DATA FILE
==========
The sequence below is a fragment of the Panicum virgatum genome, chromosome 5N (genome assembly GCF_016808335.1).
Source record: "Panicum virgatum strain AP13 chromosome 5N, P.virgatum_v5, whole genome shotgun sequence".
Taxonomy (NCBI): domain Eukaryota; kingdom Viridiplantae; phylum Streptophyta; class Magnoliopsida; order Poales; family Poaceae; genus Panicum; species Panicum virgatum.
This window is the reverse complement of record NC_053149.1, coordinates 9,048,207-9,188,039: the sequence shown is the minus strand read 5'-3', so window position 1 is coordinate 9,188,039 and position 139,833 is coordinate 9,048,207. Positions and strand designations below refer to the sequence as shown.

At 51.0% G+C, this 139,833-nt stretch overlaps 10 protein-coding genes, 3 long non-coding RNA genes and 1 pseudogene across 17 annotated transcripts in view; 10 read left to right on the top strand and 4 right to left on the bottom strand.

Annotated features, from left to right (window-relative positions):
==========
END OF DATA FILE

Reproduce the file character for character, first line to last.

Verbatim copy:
The sequence below is a fragment of the Panicum virgatum genome, chromosome 5N (genome assembly GCF_016808335.1).
Source record: "Panicum virgatum strain AP13 chromosome 5N, P.virgatum_v5, whole genome shotgun sequence".
Taxonomy (NCBI): domain Eukaryota; kingdom Viridiplantae; phylum Streptophyta; class Magnoliopsida; order Poales; family Poaceae; genus Panicum; species Panicum virgatum.
This window is the reverse complement of record NC_053149.1, coordinates 9,048,207-9,188,039: the sequence shown is the minus strand read 5'-3', so window position 1 is coordinate 9,188,039 and position 139,833 is coordinate 9,048,207. Positions and strand designations below refer to the sequence as shown.

At 51.0% G+C, this 139,833-nt stretch overlaps 10 protein-coding genes, 3 long non-coding RNA genes and 1 pseudogene across 17 annotated transcripts in view; 10 read left to right on the top strand and 4 right to left on the bottom strand.

Annotated features, from left to right (window-relative positions):